by Ben Cohen
Paul Krugman is optimistic that healthcare reform with some sort of public option will pass, mostly because corporate Democrats have been isolated:
Democrats who probably don’t really want reform have lost what they
had in 1993: safety in numbers. It’s one thing to let health care die
quietly; it’s another to be one of the, say, two Democratic senators
responsible for denying cloture and blocking the party’s most important
domestic policy initiative since Medicare, and then to be blamed,
rightly or wrongly, for big losses in the midterms.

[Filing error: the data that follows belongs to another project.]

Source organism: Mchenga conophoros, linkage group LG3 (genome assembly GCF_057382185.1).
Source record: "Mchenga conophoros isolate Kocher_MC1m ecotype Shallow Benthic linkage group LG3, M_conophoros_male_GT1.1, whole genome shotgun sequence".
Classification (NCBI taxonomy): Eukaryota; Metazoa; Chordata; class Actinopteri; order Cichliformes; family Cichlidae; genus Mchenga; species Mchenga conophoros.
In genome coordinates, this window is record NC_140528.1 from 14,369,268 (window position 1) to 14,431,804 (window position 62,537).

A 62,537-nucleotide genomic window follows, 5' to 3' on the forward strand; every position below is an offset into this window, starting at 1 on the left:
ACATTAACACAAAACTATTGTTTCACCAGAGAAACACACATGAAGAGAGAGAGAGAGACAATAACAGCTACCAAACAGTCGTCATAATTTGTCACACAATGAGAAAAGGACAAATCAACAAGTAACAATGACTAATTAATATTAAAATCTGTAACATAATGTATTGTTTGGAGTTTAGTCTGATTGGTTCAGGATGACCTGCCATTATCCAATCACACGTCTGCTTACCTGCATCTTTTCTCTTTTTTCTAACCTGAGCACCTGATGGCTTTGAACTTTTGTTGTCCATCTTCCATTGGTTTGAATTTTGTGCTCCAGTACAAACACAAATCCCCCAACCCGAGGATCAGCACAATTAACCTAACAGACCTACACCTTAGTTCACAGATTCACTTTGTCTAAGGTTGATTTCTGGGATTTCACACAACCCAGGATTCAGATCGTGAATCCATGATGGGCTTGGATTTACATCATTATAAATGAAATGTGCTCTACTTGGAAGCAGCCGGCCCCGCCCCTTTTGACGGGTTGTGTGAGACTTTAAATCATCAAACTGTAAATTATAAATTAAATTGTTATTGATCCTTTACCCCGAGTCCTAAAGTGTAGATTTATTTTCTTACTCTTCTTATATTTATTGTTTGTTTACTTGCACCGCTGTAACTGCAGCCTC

So the odds now are that the thing hangs together, and reform is indeed enacted this year.
However, Krugman warns that the end result will be far from perfect:
It will be a highly flawed product; we’ll probably spend much of the next decade trying to fix it.
Although progressives will inevitably claim victory should it pass, it is vitally important that they focus on the details of the bill. If it's bad (and it most likely will be), it may be worth voting down because a bad bill will do more to damage healthcare reform prospects in the long term. The Republicans will jump on it as proof 'government run insurance doesn't work', and we'll be back to square one again.